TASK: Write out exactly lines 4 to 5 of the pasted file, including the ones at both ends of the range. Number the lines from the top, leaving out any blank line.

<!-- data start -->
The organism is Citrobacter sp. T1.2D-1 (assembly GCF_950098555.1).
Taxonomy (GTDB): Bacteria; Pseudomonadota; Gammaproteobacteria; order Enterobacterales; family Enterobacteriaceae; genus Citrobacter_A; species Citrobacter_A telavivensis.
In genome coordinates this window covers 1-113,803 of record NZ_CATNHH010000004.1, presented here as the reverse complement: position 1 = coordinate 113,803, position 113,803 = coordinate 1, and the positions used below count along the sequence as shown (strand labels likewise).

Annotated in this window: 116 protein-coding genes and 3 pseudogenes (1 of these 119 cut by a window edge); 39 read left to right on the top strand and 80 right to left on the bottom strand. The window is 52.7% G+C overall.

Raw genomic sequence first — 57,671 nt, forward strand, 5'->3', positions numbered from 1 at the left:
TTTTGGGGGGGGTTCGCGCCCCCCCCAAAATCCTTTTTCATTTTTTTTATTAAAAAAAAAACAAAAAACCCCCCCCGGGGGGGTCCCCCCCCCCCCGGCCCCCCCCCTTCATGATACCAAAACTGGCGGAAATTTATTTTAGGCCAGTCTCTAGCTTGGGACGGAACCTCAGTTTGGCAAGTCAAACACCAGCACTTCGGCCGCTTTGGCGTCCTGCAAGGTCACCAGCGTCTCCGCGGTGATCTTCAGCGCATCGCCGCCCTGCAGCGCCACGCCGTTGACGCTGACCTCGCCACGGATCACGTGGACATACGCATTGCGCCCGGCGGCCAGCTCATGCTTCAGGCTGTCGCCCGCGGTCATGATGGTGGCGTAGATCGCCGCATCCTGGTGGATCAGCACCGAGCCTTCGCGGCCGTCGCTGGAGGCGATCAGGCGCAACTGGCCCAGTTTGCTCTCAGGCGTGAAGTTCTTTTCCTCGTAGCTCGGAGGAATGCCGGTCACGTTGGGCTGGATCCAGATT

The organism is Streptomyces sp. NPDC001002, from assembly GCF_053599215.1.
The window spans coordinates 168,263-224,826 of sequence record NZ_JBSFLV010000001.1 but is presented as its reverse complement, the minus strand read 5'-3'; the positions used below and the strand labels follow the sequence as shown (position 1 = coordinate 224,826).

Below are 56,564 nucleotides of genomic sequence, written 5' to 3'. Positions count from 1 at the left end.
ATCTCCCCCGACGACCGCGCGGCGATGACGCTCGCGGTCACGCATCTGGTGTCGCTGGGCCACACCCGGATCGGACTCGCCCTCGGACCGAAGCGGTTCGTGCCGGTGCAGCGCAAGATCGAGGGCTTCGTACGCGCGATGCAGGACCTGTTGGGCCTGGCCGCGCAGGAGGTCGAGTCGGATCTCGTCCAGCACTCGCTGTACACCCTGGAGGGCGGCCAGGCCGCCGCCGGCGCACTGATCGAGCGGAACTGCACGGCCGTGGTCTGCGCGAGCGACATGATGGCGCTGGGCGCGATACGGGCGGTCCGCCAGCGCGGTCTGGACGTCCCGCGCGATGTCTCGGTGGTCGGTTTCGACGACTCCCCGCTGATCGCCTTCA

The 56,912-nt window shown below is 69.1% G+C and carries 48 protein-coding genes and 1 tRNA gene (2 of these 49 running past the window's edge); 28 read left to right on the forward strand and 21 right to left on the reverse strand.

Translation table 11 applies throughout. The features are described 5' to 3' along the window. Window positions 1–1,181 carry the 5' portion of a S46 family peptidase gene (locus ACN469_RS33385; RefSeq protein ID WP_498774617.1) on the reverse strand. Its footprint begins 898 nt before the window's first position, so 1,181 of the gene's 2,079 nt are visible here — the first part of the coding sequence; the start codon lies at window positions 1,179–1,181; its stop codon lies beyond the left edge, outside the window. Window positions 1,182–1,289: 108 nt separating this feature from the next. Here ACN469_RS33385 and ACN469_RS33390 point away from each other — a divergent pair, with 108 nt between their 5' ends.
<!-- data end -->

Annotated in this window: 116 protein-coding genes and 3 pseudogenes (1 of these 119 cut by a window edge); 39 read left to right on the top strand and 80 right to left on the bottom strand. The window is 52.7% G+C overall.

Raw genomic sequence first — 57,671 nt, forward strand, 5'->3', positions numbered from 1 at the left: